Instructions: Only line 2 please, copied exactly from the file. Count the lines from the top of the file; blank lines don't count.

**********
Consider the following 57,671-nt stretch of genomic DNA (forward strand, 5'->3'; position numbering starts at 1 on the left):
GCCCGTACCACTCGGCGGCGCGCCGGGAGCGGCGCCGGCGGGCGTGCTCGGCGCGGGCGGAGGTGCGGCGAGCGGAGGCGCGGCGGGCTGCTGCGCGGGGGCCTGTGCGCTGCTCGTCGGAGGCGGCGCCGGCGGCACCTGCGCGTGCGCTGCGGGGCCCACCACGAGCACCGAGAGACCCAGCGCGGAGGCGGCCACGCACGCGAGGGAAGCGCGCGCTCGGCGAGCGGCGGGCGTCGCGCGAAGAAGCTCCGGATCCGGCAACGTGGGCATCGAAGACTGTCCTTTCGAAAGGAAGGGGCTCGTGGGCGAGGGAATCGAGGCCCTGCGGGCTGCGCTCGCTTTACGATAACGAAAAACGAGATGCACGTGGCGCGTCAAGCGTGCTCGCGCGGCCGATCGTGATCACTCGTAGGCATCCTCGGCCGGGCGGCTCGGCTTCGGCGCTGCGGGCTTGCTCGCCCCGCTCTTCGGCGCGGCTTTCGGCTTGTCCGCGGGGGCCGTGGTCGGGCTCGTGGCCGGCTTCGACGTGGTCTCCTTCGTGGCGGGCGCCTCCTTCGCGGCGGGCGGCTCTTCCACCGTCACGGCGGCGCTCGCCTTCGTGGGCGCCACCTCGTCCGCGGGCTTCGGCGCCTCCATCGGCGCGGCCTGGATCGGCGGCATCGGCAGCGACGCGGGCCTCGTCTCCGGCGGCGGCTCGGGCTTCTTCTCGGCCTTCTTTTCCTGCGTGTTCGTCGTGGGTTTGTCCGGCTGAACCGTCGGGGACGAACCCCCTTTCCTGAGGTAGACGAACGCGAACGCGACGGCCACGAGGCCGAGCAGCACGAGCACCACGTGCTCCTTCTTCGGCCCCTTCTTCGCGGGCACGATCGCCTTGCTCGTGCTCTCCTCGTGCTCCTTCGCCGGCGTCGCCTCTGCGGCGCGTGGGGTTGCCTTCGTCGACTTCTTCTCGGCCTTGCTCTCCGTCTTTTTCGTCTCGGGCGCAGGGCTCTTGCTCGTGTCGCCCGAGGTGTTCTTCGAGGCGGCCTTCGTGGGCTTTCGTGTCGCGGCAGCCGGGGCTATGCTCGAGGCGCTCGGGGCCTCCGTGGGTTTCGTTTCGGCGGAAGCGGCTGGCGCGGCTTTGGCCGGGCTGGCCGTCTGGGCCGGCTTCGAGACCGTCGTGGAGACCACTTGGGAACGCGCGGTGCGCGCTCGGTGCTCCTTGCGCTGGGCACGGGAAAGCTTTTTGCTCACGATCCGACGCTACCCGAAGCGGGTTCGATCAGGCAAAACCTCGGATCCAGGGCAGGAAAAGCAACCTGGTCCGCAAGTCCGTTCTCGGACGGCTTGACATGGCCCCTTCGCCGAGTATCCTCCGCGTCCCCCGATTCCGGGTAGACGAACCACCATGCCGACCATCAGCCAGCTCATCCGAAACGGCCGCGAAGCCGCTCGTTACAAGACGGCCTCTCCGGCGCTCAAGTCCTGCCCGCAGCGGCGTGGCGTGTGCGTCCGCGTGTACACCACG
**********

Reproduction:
GCCCGTACCACTCGGCGGCGCGCCGGGAGCGGCGCCGGCGGGCGTGCTCGGCGCGGGCGGAGGTGCGGCGAGCGGAGGCGCGGCGGGCTGCTGCGCGGGGGCCTGTGCGCTGCTCGTCGGAGGCGGCGCCGGCGGCACCTGCGCGTGCGCTGCGGGGCCCACCACGAGCACCGAGAGACCCAGCGCGGAGGCGGCCACGCACGCGAGGGAAGCGCGCGCTCGGCGAGCGGCGGGCGTCGCGCGAAGAAGCTCCGGATCCGGCAACGTGGGCATCGAAGACTGTCCTTTCGAAAGGAAGGGGCTCGTGGGCGAGGGAATCGAGGCCCTGCGGGCTGCGCTCGCTTTACGATAACGAAAAACGAGATGCACGTGGCGCGTCAAGCGTGCTCGCGCGGCCGATCGTGATCACTCGTAGGCATCCTCGGCCGGGCGGCTCGGCTTCGGCGCTGCGGGCTTGCTCGCCCCGCTCTTCGGCGCGGCTTTCGGCTTGTCCGCGGGGGCCGTGGTCGGGCTCGTGGCCGGCTTCGACGTGGTCTCCTTCGTGGCGGGCGCCTCCTTCGCGGCGGGCGGCTCTTCCACCGTCACGGCGGCGCTCGCCTTCGTGGGCGCCACCTCGTCCGCGGGCTTCGGCGCCTCCATCGGCGCGGCCTGGATCGGCGGCATCGGCAGCGACGCGGGCCTCGTCTCCGGCGGCGGCTCGGGCTTCTTCTCGGCCTTCTTTTCCTGCGTGTTCGTCGTGGGTTTGTCCGGCTGAACCGTCGGGGACGAACCCCCTTTCCTGAGGTAGACGAACGCGAACGCGACGGCCACGAGGCCGAGCAGCACGAGCACCACGTGCTCCTTCTTCGGCCCCTTCTTCGCGGGCACGATCGCCTTGCTCGTGCTCTCCTCGTGCTCCTTCGCCGGCGTCGCCTCTGCGGCGCGTGGGGTTGCCTTCGTCGACTTCTTCTCGGCCTTGCTCTCCGTCTTTTTCGTCTCGGGCGCAGGGCTCTTGCTCGTGTCGCCCGAGGTGTTCTTCGAGGCGGCCTTCGTGGGCTTTCGTGTCGCGGCAGCCGGGGCTATGCTCGAGGCGCTCGGGGCCTCCGTGGGTTTCGTTTCGGCGGAAGCGGCTGGCGCGGCTTTGGCCGGGCTGGCCGTCTGGGCCGGCTTCGAGACCGTCGTGGAGACCACTTGGGAACGCGCGGTGCGCGCTCGGTGCTCCTTGCGCTGGGCACGGGAAAGCTTTTTGCTCACGATCCGACGCTACCCGAAGCGGGTTCGATCAGGCAAAACCTCGGATCCAGGGCAGGAAAAGCAACCTGGTCCGCAAGTCCGTTCTCGGACGGCTTGACATGGCCCCTTCGCCGAGTATCCTCCGCGTCCCCCGATTCCGGGTAGACGAACCACCATGCCGACCATCAGCCAGCTCATCCGAAACGGCCGCGAAGCCGCTCGTTACAAGACGGCCTCTCCGGCGCTCAAGTCCTGCCCGCAGCGGCGTGGCGTGTGCGTCCGCGTGTACACCACG